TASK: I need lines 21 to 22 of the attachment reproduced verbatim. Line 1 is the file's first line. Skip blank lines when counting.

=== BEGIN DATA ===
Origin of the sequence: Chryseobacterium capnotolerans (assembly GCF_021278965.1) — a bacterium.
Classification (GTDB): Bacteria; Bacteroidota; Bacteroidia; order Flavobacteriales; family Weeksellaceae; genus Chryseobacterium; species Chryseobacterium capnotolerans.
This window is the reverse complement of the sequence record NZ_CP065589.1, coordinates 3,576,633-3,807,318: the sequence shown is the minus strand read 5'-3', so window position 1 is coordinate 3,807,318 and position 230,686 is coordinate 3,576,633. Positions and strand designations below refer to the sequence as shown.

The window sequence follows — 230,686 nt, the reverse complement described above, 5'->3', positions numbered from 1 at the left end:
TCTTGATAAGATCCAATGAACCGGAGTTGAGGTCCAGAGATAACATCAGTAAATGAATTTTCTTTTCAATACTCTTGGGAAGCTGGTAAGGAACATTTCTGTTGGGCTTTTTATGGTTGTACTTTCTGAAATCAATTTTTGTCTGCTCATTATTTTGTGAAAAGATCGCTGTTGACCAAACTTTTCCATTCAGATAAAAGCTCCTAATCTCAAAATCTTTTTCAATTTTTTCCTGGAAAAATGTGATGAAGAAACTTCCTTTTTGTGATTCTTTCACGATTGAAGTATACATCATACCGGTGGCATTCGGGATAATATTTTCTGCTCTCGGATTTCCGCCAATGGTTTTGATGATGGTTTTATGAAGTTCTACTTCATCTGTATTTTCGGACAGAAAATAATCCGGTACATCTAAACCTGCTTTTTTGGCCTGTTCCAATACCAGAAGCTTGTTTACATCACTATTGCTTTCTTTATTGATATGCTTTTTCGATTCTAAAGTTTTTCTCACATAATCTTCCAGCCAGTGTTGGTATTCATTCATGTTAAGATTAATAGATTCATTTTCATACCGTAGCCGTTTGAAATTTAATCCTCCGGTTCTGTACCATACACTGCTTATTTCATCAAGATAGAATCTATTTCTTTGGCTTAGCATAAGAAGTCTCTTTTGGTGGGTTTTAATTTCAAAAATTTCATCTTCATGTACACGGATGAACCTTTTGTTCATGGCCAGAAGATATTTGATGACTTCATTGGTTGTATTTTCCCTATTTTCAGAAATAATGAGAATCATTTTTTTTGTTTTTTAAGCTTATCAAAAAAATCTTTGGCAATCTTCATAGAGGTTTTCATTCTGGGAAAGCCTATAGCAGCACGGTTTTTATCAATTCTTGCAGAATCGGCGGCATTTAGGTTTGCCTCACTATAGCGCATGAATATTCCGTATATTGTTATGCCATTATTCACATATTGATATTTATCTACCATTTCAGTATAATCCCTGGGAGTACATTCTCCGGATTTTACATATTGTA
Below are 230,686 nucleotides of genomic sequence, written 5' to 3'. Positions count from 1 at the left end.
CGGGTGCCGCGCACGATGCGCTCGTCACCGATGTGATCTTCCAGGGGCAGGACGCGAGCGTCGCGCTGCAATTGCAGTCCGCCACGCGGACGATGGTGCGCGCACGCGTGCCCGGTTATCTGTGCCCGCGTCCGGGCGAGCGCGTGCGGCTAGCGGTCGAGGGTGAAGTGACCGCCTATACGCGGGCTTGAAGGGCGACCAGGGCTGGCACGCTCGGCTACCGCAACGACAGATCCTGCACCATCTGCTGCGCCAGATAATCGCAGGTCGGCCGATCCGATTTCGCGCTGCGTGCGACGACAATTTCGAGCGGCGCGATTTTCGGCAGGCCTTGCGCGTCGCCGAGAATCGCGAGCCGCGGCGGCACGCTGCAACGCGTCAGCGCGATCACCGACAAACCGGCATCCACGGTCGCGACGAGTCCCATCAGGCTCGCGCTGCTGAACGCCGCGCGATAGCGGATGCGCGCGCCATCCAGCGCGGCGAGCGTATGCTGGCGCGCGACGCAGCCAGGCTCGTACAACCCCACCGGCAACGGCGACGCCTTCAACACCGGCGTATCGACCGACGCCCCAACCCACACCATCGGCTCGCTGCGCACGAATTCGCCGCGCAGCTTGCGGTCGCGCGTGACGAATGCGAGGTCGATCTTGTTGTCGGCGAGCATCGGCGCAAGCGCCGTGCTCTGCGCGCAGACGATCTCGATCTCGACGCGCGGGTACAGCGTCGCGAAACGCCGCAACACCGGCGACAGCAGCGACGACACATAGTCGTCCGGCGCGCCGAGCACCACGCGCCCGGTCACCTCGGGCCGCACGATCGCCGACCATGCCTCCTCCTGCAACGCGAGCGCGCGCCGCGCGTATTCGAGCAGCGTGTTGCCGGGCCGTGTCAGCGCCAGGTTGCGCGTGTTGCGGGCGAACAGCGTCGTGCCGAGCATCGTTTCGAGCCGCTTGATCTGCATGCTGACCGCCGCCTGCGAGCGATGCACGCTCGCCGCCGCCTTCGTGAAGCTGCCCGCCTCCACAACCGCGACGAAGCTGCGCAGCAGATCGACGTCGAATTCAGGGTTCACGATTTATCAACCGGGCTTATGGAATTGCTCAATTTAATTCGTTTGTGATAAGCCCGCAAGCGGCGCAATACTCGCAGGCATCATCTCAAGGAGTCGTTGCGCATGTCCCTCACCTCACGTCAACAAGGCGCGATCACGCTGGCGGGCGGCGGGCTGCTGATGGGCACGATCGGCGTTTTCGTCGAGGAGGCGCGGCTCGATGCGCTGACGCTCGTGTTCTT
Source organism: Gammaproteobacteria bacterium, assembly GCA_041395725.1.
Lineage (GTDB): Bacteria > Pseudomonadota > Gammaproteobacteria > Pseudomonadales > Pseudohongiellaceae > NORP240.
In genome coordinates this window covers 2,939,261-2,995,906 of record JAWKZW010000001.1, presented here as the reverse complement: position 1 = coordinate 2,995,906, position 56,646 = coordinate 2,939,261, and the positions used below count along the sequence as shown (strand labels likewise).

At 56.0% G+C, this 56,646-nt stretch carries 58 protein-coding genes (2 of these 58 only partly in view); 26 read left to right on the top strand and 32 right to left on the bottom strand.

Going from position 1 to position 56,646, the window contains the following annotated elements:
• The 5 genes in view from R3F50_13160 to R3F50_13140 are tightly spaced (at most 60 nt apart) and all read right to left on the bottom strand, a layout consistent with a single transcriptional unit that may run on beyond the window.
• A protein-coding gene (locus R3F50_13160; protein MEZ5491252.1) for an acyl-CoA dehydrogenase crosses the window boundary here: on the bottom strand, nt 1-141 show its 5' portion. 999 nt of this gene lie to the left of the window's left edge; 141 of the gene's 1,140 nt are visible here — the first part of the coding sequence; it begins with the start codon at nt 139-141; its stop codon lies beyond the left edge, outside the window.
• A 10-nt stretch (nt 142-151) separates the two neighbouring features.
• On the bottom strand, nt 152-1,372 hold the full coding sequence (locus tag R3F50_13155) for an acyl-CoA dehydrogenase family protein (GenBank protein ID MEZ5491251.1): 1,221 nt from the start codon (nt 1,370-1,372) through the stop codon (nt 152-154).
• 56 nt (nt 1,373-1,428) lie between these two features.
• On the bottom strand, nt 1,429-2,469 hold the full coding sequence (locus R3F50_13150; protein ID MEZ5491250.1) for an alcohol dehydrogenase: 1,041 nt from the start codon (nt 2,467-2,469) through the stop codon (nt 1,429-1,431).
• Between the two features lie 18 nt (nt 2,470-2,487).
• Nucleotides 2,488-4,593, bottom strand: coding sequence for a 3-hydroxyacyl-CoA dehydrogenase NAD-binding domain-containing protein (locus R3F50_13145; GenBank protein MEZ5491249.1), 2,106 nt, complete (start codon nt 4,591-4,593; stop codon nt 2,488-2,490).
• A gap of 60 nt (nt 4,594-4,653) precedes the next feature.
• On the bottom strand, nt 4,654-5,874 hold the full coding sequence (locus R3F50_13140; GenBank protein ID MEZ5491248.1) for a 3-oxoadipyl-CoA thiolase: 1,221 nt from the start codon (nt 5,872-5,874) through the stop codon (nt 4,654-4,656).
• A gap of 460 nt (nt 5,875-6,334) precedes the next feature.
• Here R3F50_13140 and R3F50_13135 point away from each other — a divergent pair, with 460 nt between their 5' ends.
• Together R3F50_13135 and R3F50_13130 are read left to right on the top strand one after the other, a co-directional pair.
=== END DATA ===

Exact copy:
• A gap of 60 nt (nt 4,594-4,653) precedes the next feature.
• On the bottom strand, nt 4,654-5,874 hold the full coding sequence (locus R3F50_13140; GenBank protein ID MEZ5491248.1) for a 3-oxoadipyl-CoA thiolase: 1,221 nt from the start codon (nt 5,872-5,874) through the stop codon (nt 4,654-4,656).